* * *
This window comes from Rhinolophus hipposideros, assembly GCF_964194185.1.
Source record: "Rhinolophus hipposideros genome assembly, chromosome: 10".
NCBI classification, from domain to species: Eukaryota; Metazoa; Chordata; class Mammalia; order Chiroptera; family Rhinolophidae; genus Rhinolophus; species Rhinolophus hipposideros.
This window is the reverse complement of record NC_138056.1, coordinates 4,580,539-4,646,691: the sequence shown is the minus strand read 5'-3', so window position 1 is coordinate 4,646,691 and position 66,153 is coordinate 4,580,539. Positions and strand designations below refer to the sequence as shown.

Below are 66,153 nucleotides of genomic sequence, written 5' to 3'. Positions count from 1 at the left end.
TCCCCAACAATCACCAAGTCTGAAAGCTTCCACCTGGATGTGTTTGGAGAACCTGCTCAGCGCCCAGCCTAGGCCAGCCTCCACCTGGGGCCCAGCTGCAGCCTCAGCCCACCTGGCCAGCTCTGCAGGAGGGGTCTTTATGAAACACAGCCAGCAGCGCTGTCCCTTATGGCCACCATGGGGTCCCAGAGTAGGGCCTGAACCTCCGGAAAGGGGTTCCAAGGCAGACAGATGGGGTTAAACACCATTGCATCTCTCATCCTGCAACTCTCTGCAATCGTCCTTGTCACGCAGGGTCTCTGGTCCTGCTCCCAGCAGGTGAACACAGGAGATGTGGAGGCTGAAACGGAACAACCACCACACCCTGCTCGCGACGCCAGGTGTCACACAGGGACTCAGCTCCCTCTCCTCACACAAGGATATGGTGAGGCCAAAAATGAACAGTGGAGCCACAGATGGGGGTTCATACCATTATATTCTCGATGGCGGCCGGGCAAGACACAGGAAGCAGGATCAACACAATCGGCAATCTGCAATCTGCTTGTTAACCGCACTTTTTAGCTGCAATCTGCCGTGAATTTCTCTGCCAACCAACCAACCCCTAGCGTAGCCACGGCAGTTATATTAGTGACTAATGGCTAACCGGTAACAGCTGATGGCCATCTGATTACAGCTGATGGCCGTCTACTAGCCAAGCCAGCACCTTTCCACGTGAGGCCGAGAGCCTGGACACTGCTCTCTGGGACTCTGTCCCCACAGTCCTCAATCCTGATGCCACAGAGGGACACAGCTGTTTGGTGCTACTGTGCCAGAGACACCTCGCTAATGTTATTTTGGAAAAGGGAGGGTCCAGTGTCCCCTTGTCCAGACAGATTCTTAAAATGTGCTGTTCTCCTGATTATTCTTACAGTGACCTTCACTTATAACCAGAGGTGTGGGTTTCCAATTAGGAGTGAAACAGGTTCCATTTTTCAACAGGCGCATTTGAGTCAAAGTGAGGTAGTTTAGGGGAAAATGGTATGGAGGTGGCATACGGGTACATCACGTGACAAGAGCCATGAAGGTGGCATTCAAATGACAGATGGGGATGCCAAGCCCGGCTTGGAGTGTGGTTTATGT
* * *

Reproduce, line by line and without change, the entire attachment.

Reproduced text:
This window comes from Rhinolophus hipposideros, assembly GCF_964194185.1.
Source record: "Rhinolophus hipposideros genome assembly, chromosome: 10".
NCBI classification, from domain to species: Eukaryota; Metazoa; Chordata; class Mammalia; order Chiroptera; family Rhinolophidae; genus Rhinolophus; species Rhinolophus hipposideros.
This window is the reverse complement of record NC_138056.1, coordinates 4,580,539-4,646,691: the sequence shown is the minus strand read 5'-3', so window position 1 is coordinate 4,646,691 and position 66,153 is coordinate 4,580,539. Positions and strand designations below refer to the sequence as shown.

Below are 66,153 nucleotides of genomic sequence, written 5' to 3'. Positions count from 1 at the left end.
TCCCCAACAATCACCAAGTCTGAAAGCTTCCACCTGGATGTGTTTGGAGAACCTGCTCAGCGCCCAGCCTAGGCCAGCCTCCACCTGGGGCCCAGCTGCAGCCTCAGCCCACCTGGCCAGCTCTGCAGGAGGGGTCTTTATGAAACACAGCCAGCAGCGCTGTCCCTTATGGCCACCATGGGGTCCCAGAGTAGGGCCTGAACCTCCGGAAAGGGGTTCCAAGGCAGACAGATGGGGTTAAACACCATTGCATCTCTCATCCTGCAACTCTCTGCAATCGTCCTTGTCACGCAGGGTCTCTGGTCCTGCTCCCAGCAGGTGAACACAGGAGATGTGGAGGCTGAAACGGAACAACCACCACACCCTGCTCGCGACGCCAGGTGTCACACAGGGACTCAGCTCCCTCTCCTCACACAAGGATATGGTGAGGCCAAAAATGAACAGTGGAGCCACAGATGGGGGTTCATACCATTATATTCTCGATGGCGGCCGGGCAAGACACAGGAAGCAGGATCAACACAATCGGCAATCTGCAATCTGCTTGTTAACCGCACTTTTTAGCTGCAATCTGCCGTGAATTTCTCTGCCAACCAACCAACCCCTAGCGTAGCCACGGCAGTTATATTAGTGACTAATGGCTAACCGGTAACAGCTGATGGCCATCTGATTACAGCTGATGGCCGTCTACTAGCCAAGCCAGCACCTTTCCACGTGAGGCCGAGAGCCTGGACACTGCTCTCTGGGACTCTGTCCCCACAGTCCTCAATCCTGATGCCACAGAGGGACACAGCTGTTTGGTGCTACTGTGCCAGAGACACCTCGCTAATGTTATTTTGGAAAAGGGAGGGTCCAGTGTCCCCTTGTCCAGACAGATTCTTAAAATGTGCTGTTCTCCTGATTATTCTTACAGTGACCTTCACTTATAACCAGAGGTGTGGGTTTCCAATTAGGAGTGAAACAGGTTCCATTTTTCAACAGGCGCATTTGAGTCAAAGTGAGGTAGTTTAGGGGAAAATGGTATGGAGGTGGCATACGGGTACATCACGTGACAAGAGCCATGAAGGTGGCATTCAAATGACAGATGGGGATGCCAAGCCCGGCTTGGAGTGTGGTTTATGT